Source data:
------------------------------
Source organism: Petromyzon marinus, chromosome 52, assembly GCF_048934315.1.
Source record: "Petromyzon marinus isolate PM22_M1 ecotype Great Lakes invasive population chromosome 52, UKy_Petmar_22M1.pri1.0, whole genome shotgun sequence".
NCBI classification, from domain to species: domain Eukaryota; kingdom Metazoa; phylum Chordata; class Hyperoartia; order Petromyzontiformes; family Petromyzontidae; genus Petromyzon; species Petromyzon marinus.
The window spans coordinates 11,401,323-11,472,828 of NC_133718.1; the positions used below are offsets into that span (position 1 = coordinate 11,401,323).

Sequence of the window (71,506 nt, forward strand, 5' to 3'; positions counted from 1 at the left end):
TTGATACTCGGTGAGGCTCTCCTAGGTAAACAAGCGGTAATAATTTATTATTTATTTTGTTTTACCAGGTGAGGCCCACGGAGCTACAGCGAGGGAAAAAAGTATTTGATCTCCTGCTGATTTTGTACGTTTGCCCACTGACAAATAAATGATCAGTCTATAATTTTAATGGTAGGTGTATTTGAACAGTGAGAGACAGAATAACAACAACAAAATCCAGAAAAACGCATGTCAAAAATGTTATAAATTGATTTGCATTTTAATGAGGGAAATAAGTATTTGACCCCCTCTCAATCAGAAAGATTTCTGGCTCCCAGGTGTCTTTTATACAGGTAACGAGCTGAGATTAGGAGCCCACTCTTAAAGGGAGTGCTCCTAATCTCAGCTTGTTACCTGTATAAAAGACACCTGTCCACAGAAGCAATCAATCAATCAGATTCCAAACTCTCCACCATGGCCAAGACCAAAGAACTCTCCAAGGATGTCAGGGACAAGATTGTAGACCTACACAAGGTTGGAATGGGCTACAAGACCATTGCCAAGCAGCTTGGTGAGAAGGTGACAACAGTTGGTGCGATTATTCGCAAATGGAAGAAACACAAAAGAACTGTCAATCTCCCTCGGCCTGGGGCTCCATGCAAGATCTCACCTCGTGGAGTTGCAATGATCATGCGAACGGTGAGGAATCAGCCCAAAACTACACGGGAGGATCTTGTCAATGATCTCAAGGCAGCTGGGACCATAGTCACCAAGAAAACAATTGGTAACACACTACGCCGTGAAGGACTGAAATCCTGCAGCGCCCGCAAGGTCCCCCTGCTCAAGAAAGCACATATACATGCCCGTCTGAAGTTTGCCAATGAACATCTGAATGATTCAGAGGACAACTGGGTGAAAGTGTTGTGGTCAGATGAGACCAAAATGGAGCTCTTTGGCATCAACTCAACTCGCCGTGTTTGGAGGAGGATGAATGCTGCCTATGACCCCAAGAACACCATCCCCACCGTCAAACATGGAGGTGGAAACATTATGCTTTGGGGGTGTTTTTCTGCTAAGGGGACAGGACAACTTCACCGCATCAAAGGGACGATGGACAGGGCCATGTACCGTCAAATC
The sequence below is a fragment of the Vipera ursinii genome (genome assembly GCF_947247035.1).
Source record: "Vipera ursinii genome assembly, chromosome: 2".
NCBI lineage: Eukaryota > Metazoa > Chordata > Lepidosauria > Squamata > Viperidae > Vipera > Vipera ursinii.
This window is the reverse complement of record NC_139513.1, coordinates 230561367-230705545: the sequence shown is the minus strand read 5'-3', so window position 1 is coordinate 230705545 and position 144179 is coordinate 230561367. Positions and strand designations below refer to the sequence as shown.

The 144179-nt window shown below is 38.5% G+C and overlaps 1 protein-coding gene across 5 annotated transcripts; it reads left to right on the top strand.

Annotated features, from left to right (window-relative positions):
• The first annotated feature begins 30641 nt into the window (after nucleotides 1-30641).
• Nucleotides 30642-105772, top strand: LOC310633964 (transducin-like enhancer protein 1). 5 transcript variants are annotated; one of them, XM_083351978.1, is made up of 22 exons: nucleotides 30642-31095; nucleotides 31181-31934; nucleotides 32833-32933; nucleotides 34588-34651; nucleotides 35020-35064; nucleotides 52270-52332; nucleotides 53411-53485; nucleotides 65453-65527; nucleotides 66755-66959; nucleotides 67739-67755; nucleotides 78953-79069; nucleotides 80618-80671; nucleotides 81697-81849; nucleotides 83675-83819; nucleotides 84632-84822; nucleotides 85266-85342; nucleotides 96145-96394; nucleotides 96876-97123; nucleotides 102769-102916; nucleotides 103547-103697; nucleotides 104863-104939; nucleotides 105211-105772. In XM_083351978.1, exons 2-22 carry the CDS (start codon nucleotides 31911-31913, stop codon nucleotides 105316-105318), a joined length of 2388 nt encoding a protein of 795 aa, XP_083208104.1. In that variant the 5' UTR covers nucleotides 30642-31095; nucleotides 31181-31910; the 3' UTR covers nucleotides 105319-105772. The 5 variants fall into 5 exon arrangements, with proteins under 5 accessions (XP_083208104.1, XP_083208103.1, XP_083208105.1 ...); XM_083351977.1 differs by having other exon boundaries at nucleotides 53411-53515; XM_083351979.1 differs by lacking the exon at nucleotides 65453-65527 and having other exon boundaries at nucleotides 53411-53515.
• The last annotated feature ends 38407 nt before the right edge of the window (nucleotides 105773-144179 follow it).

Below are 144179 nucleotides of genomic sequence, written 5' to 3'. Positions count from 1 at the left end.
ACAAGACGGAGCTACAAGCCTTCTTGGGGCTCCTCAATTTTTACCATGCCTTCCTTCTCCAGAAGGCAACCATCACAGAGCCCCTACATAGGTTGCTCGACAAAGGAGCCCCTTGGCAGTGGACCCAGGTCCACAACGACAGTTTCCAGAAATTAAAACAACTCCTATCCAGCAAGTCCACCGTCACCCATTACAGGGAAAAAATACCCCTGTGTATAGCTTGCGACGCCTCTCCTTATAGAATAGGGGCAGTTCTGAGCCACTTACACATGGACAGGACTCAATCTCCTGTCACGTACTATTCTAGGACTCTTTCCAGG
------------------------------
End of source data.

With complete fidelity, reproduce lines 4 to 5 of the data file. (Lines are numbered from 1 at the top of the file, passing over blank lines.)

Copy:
The window spans coordinates 11,401,323-11,472,828 of NC_133718.1; the positions used below are offsets into that span (position 1 = coordinate 11,401,323).

Sequence of the window (71,506 nt, forward strand, 5' to 3'; positions counted from 1 at the left end):